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Why in every textbook when deriving Dirac's equation the smallest possible matrices ($2 \times 2$) are used? I wonder why one couldn't use spin 1 matrices ($3 \times 3$) and get relativistic equation for spin 1 particle?

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One can write down equations for spin-one particles but they won't be the Dirac equation because the Dirac equation, by definition, describes spin-1/2 particles (i.e. fermions such as leptons and quarks). The equations for free fields associated with spin-one particles are the Maxwell equations (for photons etc.) and/or Proca equations (for W-bosons or Z-bosons).

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but i think you would agree that its still an interesting exercise to try to obtain the bulk maxwell equations from such a field equation –  lurscher Apr 17 '12 at 14:18
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@Luboš Motl "by definition, describes spin-1/2" - could you elaborate? Wherever I see Dirac's equation derivation there is only considered the case of 2x2 matrices which obviously leads to spin-1/2 but what about other cases? –  John Apr 17 '12 at 17:53
    
Dear @lurscher, the spin-one equation is Maxwell's equation. The work needed to get from one to another is zero. Well, at most, you may change a basis or something like that. John: electron has $j=1/2$ because the eigenvalue of $J_z=J_{12}=\gamma_1\gamma_2/2$ acting on the electron state is $1/2$ times the original state. Photon has $J=1$ because when you act with $J_{12}$ on the photon state moving in the z-direction, you get $1$ times the original state. One-half is something else than one. For example, if people only eat 1/2 of a bread, 1 bread may feed 2 of them, not one. –  Luboš Motl Apr 18 '12 at 4:57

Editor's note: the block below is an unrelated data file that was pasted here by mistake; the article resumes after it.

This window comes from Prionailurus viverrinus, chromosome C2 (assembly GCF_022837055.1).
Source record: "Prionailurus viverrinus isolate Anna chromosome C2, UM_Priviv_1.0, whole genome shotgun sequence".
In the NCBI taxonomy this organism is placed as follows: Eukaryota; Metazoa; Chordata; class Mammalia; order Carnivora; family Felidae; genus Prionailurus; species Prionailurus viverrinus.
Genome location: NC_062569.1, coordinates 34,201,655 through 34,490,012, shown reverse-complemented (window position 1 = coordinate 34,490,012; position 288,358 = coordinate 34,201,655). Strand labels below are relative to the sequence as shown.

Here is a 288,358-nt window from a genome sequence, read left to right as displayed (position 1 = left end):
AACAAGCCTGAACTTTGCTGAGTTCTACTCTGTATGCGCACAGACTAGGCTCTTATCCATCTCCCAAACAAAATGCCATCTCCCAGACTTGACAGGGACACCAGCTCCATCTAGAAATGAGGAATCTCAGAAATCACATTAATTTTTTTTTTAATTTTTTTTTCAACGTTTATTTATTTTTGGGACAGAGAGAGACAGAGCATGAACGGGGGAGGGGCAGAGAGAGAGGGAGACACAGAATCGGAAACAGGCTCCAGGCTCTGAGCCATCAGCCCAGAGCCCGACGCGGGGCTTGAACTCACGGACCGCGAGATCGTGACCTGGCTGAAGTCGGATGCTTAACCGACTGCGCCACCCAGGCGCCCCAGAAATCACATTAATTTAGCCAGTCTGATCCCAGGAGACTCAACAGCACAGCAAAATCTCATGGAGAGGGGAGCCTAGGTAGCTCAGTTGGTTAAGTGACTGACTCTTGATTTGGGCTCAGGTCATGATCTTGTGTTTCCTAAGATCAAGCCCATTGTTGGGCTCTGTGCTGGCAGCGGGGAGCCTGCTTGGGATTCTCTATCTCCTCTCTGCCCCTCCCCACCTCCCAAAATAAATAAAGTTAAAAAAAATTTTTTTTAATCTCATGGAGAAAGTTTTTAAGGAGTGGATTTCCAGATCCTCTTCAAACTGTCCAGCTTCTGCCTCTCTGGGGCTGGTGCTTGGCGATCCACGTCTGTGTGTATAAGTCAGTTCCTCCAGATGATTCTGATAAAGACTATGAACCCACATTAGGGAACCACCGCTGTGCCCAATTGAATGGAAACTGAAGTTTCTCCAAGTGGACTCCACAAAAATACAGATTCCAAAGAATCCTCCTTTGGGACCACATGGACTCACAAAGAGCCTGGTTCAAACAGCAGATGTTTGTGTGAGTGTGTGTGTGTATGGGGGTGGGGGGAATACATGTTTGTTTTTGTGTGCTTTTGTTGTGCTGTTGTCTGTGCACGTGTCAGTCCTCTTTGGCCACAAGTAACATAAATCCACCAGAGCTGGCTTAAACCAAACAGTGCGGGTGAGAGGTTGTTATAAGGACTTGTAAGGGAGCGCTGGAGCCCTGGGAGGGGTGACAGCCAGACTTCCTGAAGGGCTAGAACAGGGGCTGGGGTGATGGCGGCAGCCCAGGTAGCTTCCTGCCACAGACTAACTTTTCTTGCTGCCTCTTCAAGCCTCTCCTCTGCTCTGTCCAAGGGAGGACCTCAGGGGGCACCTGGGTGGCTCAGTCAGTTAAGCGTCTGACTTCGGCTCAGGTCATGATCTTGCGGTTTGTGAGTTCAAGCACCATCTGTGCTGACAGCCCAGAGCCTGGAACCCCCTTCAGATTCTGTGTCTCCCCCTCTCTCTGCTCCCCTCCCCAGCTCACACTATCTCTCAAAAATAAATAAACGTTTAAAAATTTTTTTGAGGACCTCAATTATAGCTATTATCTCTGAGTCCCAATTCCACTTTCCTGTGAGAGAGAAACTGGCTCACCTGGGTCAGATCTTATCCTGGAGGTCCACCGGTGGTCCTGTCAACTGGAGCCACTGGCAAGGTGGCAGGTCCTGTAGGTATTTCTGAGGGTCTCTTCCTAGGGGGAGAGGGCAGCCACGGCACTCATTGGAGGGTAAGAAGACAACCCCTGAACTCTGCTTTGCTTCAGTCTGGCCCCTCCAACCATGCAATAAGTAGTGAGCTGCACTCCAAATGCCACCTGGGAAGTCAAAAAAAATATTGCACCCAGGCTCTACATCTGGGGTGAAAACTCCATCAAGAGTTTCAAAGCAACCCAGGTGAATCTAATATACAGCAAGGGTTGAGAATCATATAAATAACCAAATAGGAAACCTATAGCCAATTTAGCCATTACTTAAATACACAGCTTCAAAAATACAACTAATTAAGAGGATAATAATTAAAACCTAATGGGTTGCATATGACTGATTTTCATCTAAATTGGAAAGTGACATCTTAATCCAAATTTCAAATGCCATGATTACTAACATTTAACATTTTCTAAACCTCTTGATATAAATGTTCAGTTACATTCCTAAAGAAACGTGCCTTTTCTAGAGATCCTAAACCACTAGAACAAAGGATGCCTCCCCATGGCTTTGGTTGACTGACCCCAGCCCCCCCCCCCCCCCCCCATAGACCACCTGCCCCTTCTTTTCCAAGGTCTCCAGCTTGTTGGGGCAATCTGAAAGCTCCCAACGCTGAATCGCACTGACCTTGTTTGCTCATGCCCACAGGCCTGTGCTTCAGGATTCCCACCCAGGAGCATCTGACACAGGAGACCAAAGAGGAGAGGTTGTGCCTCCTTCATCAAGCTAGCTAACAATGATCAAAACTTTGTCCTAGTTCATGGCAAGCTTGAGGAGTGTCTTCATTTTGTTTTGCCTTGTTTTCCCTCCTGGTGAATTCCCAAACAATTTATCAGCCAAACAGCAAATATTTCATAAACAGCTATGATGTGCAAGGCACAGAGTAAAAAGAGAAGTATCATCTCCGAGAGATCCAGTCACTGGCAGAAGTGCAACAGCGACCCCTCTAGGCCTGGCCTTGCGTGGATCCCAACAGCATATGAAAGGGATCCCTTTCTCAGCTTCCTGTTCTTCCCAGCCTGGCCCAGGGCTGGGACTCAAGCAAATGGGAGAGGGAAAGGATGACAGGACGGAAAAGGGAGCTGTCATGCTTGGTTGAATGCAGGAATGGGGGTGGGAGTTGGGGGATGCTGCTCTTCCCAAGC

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Particles in the standard model are in principle massless and acquire mass through interactions via the Lagrangian. This poses a problem if you want to use the 3x3 matrix generators of angular momentum because massless particles have different lie group representations as particles with mass.

The 3x3 generators for particles of spin 1 acts on three states, -1, 0 +1. In the massless case only two states remain.

With fermions and the 2x2 SU(2) matrices this issue doesn't exist. The two chiral components $\psi_L$ and $\psi_R$ propagate lightlike and the two states of each chiral component correspond with spin up and down where the spin is parallel or anti parallel to the direction of propagation.

Hans

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so long story short if I get you right: when it's spin-1/2 both $m=\pm 1/2$ values are ok for particles wheather or not they has a mass, while for spin-1 particles there's a problem with massless particles $m \neq 0$? –  John Apr 17 '12 at 17:58
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